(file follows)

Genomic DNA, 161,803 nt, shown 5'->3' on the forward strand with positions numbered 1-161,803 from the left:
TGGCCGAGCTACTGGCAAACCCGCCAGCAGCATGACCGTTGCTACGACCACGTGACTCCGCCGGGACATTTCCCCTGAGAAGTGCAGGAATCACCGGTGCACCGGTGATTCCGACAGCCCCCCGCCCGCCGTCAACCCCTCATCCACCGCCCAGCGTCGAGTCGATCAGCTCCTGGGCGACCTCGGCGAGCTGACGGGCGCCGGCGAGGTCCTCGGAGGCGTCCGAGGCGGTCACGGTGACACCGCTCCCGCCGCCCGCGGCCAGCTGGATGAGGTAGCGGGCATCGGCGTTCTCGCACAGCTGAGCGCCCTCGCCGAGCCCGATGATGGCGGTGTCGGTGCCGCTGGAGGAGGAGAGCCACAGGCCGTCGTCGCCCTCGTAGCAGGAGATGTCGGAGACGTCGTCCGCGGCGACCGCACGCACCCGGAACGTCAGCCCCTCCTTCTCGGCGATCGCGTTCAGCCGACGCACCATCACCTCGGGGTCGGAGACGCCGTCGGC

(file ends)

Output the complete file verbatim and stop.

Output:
Genomic DNA, 161,803 nt, shown 5'->3' on the forward strand with positions numbered 1-161,803 from the left:
TGGCCGAGCTACTGGCAAACCCGCCAGCAGCATGACCGTTGCTACGACCACGTGACTCCGCCGGGACATTTCCCCTGAGAAGTGCAGGAATCACCGGTGCACCGGTGATTCCGACAGCCCCCCGCCCGCCGTCAACCCCTCATCCACCGCCCAGCGTCGAGTCGATCAGCTCCTGGGCGACCTCGGCGAGCTGACGGGCGCCGGCGAGGTCCTCGGAGGCGTCCGAGGCGGTCACGGTGACACCGCTCCCGCCGCCCGCGGCCAGCTGGATGAGGTAGCGGGCATCGGCGTTCTCGCACAGCTGAGCGCCCTCGCCGAGCCCGATGATGGCGGTGTCGGTGCCGCTGGAGGAGGAGAGCCACAGGCCGTCGTCGCCCTCGTAGCAGGAGATGTCGGAGACGTCGTCCGCGGCGACCGCACGCACCCGGAACGTCAGCCCCTCCTTCTCGGCGATCGCGTTCAGCCGACGCACCATCACCTCGGGGTCGGAGACGCCGTCGGC